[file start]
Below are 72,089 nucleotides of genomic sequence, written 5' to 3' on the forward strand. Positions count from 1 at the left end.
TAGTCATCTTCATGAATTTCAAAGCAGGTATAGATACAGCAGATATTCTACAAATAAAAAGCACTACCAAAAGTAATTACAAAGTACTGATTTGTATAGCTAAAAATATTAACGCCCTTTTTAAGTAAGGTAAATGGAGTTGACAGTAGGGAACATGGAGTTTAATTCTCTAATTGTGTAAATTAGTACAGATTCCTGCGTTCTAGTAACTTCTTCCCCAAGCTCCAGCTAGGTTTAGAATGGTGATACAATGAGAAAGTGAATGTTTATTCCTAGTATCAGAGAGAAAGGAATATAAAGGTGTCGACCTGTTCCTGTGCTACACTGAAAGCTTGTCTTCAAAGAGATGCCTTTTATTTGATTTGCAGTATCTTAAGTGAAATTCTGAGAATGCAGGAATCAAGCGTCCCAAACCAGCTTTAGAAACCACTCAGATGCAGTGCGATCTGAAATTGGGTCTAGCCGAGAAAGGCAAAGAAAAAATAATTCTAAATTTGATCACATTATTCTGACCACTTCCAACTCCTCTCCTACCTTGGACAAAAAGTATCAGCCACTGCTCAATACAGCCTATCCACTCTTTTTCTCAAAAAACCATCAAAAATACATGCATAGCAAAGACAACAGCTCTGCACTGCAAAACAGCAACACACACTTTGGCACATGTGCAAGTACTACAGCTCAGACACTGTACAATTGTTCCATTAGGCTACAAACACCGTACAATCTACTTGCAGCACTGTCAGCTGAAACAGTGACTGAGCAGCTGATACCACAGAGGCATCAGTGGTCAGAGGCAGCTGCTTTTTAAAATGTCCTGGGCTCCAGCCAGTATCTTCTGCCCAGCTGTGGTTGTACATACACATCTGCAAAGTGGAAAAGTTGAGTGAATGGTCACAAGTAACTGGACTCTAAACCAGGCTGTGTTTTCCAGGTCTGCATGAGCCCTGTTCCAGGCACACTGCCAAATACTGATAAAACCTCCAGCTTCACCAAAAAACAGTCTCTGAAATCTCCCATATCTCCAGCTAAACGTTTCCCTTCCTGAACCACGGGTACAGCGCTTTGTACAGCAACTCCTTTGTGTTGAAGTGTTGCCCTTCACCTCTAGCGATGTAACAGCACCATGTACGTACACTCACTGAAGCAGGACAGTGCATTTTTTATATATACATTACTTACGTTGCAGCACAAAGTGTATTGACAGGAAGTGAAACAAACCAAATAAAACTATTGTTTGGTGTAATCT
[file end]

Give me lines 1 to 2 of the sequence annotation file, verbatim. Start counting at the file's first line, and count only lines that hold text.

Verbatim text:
Below are 72,089 nucleotides of genomic sequence, written 5' to 3' on the forward strand. Positions count from 1 at the left end.
TAGTCATCTTCATGAATTTCAAAGCAGGTATAGATACAGCAGATATTCTACAAATAAAAAGCACTACCAAAAGTAATTACAAAGTACTGATTTGTATAGCTAAAAATATTAACGCCCTTTTTAAGTAAGGTAAATGGAGTTGACAGTAGGGAACATGGAGTTTAATTCTCTAATTGTGTAAATTAGTACAGATTCCTGCGTTCTAGTAACTTCTTCCCCAAGCTCCAGCTAGGTTTAGAATGGTGATACAATGAGAAAGTGAATGTTTATTCCTAGTATCAGAGAGAAAGGAATATAAAGGTGTCGACCTGTTCCTGTGCTACACTGAAAGCTTGTCTTCAAAGAGATGCCTTTTATTTGATTTGCAGTATCTTAAGTGAAATTCTGAGAATGCAGGAATCAAGCGTCCCAAACCAGCTTTAGAAACCACTCAGATGCAGTGCGATCTGAAATTGGGTCTAGCCGAGAAAGGCAAAGAAAAAATAATTCTAAATTTGATCACATTATTCTGACCACTTCCAACTCCTCTCCTACCTTGGACAAAAAGTATCAGCCACTGCTCAATACAGCCTATCCACTCTTTTTCTCAAAAAACCATCAAAAATACATGCATAGCAAAGACAACAGCTCTGCACTGCAAAACAGCAACACACACTTTGGCACATGTGCAAGTACTACAGCTCAGACACTGTACAATTGTTCCATTAGGCTACAAACACCGTACAATCTACTTGCAGCACTGTCAGCTGAAACAGTGACTGAGCAGCTGATACCACAGAGGCATCAGTGGTCAGAGGCAGCTGCTTTTTAAAATGTCCTGGGCTCCAGCCAGTATCTTCTGCCCAGCTGTGGTTGTACATACACATCTGCAAAGTGGAAAAGTTGAGTGAATGGTCACAAGTAACTGGACTCTAAACCAGGCTGTGTTTTCCAGGTCTGCATGAGCCCTGTTCCAGGCACACTGCCAAATACTGATAAAACCTCCAGCTTCACCAAAAAACAGTCTCTGAAATCTCCCATATCTCCAGCTAAACGTTTCCCTTCCTGAACCACGGGTACAGCGCTTTGTACAGCAACTCCTTTGTGTTGAAGTGTTGCCCTTCACCTCTAGCGATGTAACAGCACCATGTACGTACACTCACTGAAGCAGGACAGTGCATTTTTTATATATACATTACTTACGTTGCAGCACAAAGTGTATTGACAGGAAGTGAAACAAACCAAATAAAACTATTGTTTGGTGTAATCT